Not too long ago, you only had one choice, and that was a lead acid battery – basically a heavy box filled with lead plates and sulfuric acid that reliably created enough power to start everything from a 50cc scooter to a Mack truck. But in the last several years there’s been a revolution in the technology of portable power, and now lithium – the lightest metal in the universe, and soft enough to be cut with a knife – is powering everything from cell phones to solar homes.
Lithium-based batteries are new and high-tech, but they aren’t exactly cheap compared to tried-and-true lead-acid batteries. So are they really good enough for you to drop all the extra coin on one?
The short answer: yes, they are. But there are some conditions, so read on and see if they are really right for you.
Are lithium-based batteries really that much better than lead acids? Yes, they are – but there are some conditions.
Myths & Facts About Lithium Motorcycle Batteries
You’ve probably heard some of the myths about lithium batteries: they spontaneously explode, don’t work in cold weather, and they are just overpriced gimmicks that do the exact same thing that lead-acid batteries do. Sound familiar?
Well, before you write off a lithium-based powersports battery because of internet hearsay, let us explain to you why none of this is quite true.
First off, lithium batteries have been known to catch fire when they are treated improperly – but these are lithium-ION batteries, the kind you find in small devices like cordless tools and RC cars. Powersports batteries are lithium-IRON-PHOSPATE batteries (also referred to as LiPo or LiFEPo batteries) that are far more chemically stable.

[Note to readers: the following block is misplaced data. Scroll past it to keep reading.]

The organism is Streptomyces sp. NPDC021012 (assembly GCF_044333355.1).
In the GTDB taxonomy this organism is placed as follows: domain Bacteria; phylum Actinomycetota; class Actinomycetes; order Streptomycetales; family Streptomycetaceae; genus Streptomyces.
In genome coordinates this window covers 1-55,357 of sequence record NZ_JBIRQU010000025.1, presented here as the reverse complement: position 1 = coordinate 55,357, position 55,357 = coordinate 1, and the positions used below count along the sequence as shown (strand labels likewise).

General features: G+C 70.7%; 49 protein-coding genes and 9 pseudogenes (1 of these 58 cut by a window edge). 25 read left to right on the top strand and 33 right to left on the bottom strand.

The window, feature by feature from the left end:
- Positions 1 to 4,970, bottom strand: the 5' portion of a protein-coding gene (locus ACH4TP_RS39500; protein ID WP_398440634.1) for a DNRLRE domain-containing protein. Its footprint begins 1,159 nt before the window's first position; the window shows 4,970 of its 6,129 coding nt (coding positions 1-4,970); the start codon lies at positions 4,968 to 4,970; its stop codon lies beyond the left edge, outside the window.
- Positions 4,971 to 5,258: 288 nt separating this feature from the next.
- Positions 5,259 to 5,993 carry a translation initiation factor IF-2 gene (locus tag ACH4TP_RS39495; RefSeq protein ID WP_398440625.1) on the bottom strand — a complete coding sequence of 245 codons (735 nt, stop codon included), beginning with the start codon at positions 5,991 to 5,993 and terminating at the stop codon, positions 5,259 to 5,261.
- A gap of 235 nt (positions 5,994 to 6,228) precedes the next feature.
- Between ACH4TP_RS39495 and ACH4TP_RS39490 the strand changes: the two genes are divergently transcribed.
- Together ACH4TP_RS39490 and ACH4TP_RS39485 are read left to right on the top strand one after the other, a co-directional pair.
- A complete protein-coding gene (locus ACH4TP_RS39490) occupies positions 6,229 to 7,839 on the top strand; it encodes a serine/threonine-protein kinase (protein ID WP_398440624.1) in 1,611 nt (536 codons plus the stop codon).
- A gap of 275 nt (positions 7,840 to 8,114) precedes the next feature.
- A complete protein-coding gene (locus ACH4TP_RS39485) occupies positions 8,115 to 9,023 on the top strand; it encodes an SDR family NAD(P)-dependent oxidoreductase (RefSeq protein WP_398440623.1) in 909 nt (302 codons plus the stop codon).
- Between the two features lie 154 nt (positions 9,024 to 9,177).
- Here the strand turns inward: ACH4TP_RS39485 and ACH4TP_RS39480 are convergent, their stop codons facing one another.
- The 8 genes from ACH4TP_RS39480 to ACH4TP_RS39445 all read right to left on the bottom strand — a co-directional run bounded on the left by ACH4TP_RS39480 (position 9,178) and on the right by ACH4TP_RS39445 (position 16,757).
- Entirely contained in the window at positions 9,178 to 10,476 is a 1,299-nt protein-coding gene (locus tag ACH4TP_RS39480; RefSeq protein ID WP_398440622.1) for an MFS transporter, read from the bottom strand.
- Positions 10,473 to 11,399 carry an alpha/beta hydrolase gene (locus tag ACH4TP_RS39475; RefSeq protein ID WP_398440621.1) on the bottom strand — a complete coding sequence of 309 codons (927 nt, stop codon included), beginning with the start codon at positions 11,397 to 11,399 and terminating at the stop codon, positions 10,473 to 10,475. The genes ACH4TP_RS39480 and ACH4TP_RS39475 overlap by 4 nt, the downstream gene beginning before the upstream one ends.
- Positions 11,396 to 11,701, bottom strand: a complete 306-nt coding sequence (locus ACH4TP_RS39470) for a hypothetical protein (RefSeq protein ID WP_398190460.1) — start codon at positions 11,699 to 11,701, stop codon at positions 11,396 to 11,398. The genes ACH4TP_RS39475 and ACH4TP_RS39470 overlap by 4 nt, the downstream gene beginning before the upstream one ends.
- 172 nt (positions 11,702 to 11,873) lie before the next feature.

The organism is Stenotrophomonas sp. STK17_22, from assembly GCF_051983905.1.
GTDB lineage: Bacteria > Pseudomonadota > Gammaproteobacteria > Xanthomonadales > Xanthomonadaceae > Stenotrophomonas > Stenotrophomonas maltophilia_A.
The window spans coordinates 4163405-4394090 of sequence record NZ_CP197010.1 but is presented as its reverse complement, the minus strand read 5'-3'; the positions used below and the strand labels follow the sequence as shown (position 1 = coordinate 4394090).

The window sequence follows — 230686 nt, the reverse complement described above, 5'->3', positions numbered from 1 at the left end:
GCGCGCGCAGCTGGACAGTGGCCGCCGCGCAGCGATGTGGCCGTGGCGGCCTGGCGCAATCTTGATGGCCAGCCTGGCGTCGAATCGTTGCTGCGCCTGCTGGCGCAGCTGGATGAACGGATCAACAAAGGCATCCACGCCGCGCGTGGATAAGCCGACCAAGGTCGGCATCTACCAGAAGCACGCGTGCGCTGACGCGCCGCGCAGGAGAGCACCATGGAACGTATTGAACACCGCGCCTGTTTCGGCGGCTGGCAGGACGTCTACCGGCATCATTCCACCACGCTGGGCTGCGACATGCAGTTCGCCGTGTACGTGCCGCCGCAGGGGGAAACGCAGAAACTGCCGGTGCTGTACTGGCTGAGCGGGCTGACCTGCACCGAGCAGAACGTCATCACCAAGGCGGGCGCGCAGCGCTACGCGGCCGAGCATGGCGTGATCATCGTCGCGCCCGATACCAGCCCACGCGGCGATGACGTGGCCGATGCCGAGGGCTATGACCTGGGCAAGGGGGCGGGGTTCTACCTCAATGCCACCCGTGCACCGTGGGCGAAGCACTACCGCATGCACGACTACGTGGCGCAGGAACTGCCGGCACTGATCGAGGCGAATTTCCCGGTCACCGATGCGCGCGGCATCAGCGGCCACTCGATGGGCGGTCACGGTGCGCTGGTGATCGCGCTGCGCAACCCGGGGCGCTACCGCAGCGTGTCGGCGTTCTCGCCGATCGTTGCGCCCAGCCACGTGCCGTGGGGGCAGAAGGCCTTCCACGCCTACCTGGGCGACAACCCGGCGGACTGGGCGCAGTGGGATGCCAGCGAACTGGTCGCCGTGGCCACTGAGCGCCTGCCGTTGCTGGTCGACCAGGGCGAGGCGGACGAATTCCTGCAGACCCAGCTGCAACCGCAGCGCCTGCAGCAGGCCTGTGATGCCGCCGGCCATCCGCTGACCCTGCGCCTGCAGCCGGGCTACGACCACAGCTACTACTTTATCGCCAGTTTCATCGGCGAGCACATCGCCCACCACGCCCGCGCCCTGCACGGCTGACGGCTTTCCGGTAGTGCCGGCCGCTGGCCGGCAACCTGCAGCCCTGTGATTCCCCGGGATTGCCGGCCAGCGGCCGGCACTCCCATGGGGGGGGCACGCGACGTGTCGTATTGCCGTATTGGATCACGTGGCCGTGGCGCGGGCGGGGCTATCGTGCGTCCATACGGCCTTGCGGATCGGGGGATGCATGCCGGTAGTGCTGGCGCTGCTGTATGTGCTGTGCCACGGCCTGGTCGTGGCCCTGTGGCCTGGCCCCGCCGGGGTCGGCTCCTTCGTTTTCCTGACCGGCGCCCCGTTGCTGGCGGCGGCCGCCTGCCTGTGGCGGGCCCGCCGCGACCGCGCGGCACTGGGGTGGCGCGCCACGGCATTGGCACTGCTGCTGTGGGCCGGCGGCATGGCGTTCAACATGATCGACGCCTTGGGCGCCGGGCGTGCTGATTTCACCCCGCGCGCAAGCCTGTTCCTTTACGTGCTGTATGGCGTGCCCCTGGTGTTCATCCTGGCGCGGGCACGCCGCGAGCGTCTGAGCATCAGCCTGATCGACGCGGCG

They also do work in the cold down to around freezing temps; but their chemistry requires that they be warmed up before use, which can be done by cranking them several times or running the headlights for a few minutes. They actually get stronger with each crank as the battery “wakes up.”
But are they really “expensive gimmicks that do the same thing that lead-acid batteries do?” Well if all you’re referring to is them starting a vehicle, then yes, that is true. But how well they do it, and how long they will do it for, is a different matter entirely.
What Makes Lithium Powersports Batteries So Damn Good
Ok, so we know both kinds of batteries will get your vehicle started reliably – so why spend any more money on a lithium?
- They last longer. Lead-acid batteries can last 500-1000 cycles in optimal conditions, but in real world use, 100-300 cycles is a lot more typical. Lithium-iron batteries will go 2000 cycles no problem, and can go up to 5000 when treated right. In other words, you’ll go through several lead-acids in the time it takes to wear out one lithium-iron – meaning lithium-iron batteries truly do pay for themselves.
- They hold a charge better. Lithium-iron batteries have a remarkably low self-discharge rate, losing only about 10% of their charge a year. Compare that to lead-acids, which lose about 1% of their charge a day.
- They crank harder and longer. Lead acid batteries are considered “dead” at between 50-70% charge – once they hit that mark, they’re useless. Lithium-iron batteries discharge full power until they are completely discharged, so they give fast, powerful cranks right up until they’re dead.